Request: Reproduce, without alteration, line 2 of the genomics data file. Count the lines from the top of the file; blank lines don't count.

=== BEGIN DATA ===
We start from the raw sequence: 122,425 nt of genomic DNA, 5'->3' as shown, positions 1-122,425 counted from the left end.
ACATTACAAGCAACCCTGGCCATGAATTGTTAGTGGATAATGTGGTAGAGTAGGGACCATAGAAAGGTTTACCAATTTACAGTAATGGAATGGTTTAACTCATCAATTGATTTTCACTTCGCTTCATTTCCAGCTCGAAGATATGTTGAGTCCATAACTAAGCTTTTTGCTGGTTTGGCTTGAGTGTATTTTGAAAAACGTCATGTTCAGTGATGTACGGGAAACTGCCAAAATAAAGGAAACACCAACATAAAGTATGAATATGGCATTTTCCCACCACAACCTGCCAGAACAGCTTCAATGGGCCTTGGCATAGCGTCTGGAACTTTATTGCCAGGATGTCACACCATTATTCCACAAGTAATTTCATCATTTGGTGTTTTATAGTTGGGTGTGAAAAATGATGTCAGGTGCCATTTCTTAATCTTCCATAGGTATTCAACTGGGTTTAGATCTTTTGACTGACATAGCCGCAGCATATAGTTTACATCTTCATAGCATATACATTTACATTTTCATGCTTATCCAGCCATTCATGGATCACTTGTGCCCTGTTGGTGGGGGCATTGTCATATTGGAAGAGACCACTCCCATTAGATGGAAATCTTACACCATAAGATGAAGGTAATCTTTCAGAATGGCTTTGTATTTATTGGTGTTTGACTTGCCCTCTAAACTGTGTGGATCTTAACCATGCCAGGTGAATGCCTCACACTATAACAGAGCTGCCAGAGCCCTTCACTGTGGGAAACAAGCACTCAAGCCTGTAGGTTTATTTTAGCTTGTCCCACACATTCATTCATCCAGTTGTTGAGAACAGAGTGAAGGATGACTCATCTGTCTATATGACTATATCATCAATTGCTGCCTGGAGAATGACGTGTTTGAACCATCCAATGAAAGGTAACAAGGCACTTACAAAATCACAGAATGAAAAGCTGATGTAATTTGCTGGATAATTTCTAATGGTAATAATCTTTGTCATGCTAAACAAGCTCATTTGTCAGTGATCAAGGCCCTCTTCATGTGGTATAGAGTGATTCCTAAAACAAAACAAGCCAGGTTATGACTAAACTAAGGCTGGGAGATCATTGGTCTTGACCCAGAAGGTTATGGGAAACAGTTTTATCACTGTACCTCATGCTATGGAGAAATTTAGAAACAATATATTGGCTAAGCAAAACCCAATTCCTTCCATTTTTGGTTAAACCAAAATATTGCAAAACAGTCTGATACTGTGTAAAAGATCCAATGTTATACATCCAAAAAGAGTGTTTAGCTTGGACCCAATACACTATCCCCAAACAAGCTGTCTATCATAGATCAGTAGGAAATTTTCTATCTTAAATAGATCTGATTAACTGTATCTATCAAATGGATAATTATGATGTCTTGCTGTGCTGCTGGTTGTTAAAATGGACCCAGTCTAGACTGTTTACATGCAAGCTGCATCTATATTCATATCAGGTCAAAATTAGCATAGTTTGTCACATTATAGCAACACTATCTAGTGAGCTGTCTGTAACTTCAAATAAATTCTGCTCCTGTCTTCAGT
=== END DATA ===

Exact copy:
ACATTACAAGCAACCCTGGCCATGAATTGTTAGTGGATAATGTGGTAGAGTAGGGACCATAGAAAGGTTTACCAATTTACAGTAATGGAATGGTTTAACTCATCAATTGATTTTCACTTCGCTTCATTTCCAGCTCGAAGATATGTTGAGTCCATAACTAAGCTTTTTGCTGGTTTGGCTTGAGTGTATTTTGAAAAACGTCATGTTCAGTGATGTACGGGAAACTGCCAAAATAAAGGAAACACCAACATAAAGTATGAATATGGCATTTTCCCACCACAACCTGCCAGAACAGCTTCAATGGGCCTTGGCATAGCGTCTGGAACTTTATTGCCAGGATGTCACACCATTATTCCACAAGTAATTTCATCATTTGGTGTTTTATAGTTGGGTGTGAAAAATGATGTCAGGTGCCATTTCTTAATCTTCCATAGGTATTCAACTGGGTTTAGATCTTTTGACTGACATAGCCGCAGCATATAGTTTACATCTTCATAGCATATACATTTACATTTTCATGCTTATCCAGCCATTCATGGATCACTTGTGCCCTGTTGGTGGGGGCATTGTCATATTGGAAGAGACCACTCCCATTAGATGGAAATCTTACACCATAAGATGAAGGTAATCTTTCAGAATGGCTTTGTATTTATTGGTGTTTGACTTGCCCTCTAAACTGTGTGGATCTTAACCATGCCAGGTGAATGCCTCACACTATAACAGAGCTGCCAGAGCCCTTCACTGTGGGAAACAAGCACTCAAGCCTGTAGGTTTATTTTAGCTTGTCCCACACATTCATTCATCCAGTTGTTGAGAACAGAGTGAAGGATGACTCATCTGTCTATATGACTATATCATCAATTGCTGCCTGGAGAATGACGTGTTTGAACCATCCAATGAAAGGTAACAAGGCACTTACAAAATCACAGAATGAAAAGCTGATGTAATTTGCTGGATAATTTCTAATGGTAATAATCTTTGTCATGCTAAACAAGCTCATTTGTCAGTGATCAAGGCCCTCTTCATGTGGTATAGAGTGATTCCTAAAACAAAACAAGCCAGGTTATGACTAAACTAAGGCTGGGAGATCATTGGTCTTGACCCAGAAGGTTATGGGAAACAGTTTTATCACTGTACCTCATGCTATGGAGAAATTTAGAAACAATATATTGGCTAAGCAAAACCCAATTCCTTCCATTTTTGGTTAAACCAAAATATTGCAAAACAGTCTGATACTGTGTAAAAGATCCAATGTTATACATCCAAAAAGAGTGTTTAGCTTGGACCCAATACACTATCCCCAAACAAGCTGTCTATCATAGATCAGTAGGAAATTTTCTATCTTAAATAGATCTGATTAACTGTATCTATCAAATGGATAATTATGATGTCTTGCTGTGCTGCTGGTTGTTAAAATGGACCCAGTCTAGACTGTTTACATGCAAGCTGCATCTATATTCATATCAGGTCAAAATTAGCATAGTTTGTCACATTATAGCAACACTATCTAGTGAGCTGTCTGTAACTTCAAATAAATTCTGCTCCTGTCTTCAGT